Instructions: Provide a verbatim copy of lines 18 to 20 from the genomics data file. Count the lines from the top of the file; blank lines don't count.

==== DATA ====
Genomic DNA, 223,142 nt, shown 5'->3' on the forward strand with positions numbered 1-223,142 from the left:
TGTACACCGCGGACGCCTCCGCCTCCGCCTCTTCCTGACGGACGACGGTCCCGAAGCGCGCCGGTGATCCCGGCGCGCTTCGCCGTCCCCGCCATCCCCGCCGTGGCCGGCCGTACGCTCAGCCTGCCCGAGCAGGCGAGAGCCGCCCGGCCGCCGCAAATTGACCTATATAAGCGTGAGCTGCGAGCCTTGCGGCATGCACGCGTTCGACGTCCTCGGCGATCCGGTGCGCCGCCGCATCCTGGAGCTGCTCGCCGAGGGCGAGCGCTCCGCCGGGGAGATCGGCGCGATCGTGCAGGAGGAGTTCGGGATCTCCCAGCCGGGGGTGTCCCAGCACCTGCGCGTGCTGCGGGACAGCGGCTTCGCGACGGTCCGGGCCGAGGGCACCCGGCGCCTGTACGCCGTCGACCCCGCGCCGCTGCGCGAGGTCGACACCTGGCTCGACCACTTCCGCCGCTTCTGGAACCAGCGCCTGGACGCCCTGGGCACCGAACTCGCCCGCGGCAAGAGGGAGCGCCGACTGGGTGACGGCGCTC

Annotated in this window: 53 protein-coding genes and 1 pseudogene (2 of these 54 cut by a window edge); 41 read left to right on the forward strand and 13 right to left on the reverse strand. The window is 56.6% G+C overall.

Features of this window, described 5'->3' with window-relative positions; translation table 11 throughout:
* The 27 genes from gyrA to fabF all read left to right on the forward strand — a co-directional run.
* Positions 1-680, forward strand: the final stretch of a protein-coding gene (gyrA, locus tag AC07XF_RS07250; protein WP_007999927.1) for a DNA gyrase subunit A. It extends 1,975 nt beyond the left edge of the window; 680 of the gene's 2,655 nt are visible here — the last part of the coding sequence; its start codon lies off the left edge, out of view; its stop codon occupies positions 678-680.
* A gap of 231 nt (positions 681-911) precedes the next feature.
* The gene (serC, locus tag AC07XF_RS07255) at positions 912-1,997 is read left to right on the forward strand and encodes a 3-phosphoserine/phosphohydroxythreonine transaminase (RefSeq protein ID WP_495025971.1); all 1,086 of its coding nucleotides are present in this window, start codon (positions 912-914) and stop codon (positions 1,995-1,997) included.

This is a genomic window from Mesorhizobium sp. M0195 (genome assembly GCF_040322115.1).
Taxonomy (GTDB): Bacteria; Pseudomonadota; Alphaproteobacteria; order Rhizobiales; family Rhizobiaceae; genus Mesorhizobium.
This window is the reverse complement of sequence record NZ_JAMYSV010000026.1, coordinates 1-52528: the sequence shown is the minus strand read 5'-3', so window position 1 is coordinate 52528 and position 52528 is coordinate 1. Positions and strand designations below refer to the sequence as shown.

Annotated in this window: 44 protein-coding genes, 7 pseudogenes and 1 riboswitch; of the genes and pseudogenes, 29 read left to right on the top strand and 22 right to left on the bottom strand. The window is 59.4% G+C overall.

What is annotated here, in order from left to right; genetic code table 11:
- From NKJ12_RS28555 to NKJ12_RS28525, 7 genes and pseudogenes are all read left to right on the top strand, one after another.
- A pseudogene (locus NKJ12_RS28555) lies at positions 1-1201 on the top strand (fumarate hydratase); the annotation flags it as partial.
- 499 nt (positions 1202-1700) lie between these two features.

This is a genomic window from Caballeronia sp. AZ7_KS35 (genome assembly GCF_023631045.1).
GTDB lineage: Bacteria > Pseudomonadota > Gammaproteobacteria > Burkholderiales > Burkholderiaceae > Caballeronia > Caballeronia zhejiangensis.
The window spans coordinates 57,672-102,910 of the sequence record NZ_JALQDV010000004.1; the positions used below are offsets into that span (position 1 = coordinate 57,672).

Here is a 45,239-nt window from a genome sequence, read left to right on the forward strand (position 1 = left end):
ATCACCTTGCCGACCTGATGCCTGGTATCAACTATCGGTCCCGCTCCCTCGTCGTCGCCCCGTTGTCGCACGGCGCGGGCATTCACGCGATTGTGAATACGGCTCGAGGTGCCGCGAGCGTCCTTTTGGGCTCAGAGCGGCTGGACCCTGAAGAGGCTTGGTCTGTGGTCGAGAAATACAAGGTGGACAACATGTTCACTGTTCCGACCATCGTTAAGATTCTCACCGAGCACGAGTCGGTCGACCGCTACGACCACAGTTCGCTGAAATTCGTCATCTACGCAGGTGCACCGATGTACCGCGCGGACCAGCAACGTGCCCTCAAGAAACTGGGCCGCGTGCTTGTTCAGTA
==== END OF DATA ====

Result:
GTDB lineage: Bacteria > Pseudomonadota > Gammaproteobacteria > Burkholderiales > Burkholderiaceae > Caballeronia > Caballeronia zhejiangensis.
The window spans coordinates 57,672-102,910 of the sequence record NZ_JALQDV010000004.1; the positions used below are offsets into that span (position 1 = coordinate 57,672).

Here is a 45,239-nt window from a genome sequence, read left to right on the forward strand (position 1 = left end):